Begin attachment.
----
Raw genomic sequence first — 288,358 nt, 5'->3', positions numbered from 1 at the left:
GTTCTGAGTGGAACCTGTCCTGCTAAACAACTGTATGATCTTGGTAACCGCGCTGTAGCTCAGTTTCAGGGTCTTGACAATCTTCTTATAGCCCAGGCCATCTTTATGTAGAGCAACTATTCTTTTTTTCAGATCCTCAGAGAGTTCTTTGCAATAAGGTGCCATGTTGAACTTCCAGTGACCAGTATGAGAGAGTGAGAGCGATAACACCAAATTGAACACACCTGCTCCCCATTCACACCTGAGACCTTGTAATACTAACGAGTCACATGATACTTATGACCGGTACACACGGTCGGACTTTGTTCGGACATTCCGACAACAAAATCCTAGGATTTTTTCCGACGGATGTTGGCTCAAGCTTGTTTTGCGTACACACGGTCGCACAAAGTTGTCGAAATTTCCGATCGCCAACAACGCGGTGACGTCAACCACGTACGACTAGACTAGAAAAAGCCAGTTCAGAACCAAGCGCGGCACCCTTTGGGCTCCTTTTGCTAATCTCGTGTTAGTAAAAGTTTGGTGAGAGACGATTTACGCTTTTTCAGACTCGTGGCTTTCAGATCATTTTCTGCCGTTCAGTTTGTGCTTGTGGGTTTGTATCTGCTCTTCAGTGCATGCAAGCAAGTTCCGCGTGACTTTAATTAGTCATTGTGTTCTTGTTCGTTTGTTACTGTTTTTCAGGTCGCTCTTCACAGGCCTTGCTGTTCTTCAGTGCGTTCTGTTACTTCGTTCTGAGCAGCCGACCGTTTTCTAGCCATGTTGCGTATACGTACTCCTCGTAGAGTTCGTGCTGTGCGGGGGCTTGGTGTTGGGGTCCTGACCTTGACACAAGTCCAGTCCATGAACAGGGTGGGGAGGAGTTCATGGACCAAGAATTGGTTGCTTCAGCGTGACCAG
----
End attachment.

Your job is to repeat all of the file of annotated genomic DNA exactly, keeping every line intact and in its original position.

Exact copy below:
Raw genomic sequence first — 288,358 nt, 5'->3', positions numbered from 1 at the left:
GTTCTGAGTGGAACCTGTCCTGCTAAACAACTGTATGATCTTGGTAACCGCGCTGTAGCTCAGTTTCAGGGTCTTGACAATCTTCTTATAGCCCAGGCCATCTTTATGTAGAGCAACTATTCTTTTTTTCAGATCCTCAGAGAGTTCTTTGCAATAAGGTGCCATGTTGAACTTCCAGTGACCAGTATGAGAGAGTGAGAGCGATAACACCAAATTGAACACACCTGCTCCCCATTCACACCTGAGACCTTGTAATACTAACGAGTCACATGATACTTATGACCGGTACACACGGTCGGACTTTGTTCGGACATTCCGACAACAAAATCCTAGGATTTTTTCCGACGGATGTTGGCTCAAGCTTGTTTTGCGTACACACGGTCGCACAAAGTTGTCGAAATTTCCGATCGCCAACAACGCGGTGACGTCAACCACGTACGACTAGACTAGAAAAAGCCAGTTCAGAACCAAGCGCGGCACCCTTTGGGCTCCTTTTGCTAATCTCGTGTTAGTAAAAGTTTGGTGAGAGACGATTTACGCTTTTTCAGACTCGTGGCTTTCAGATCATTTTCTGCCGTTCAGTTTGTGCTTGTGGGTTTGTATCTGCTCTTCAGTGCATGCAAGCAAGTTCCGCGTGACTTTAATTAGTCATTGTGTTCTTGTTCGTTTGTTACTGTTTTTCAGGTCGCTCTTCACAGGCCTTGCTGTTCTTCAGTGCGTTCTGTTACTTCGTTCTGAGCAGCCGACCGTTTTCTAGCCATGTTGCGTATACGTACTCCTCGTAGAGTTCGTGCTGTGCGGGGGCTTGGTGTTGGGGTCCTGACCTTGACACAAGTCCAGTCCATGAACAGGGTGGGGAGGAGTTCATGGACCAAGAATTGGTTGCTTCAGCGTGACCAG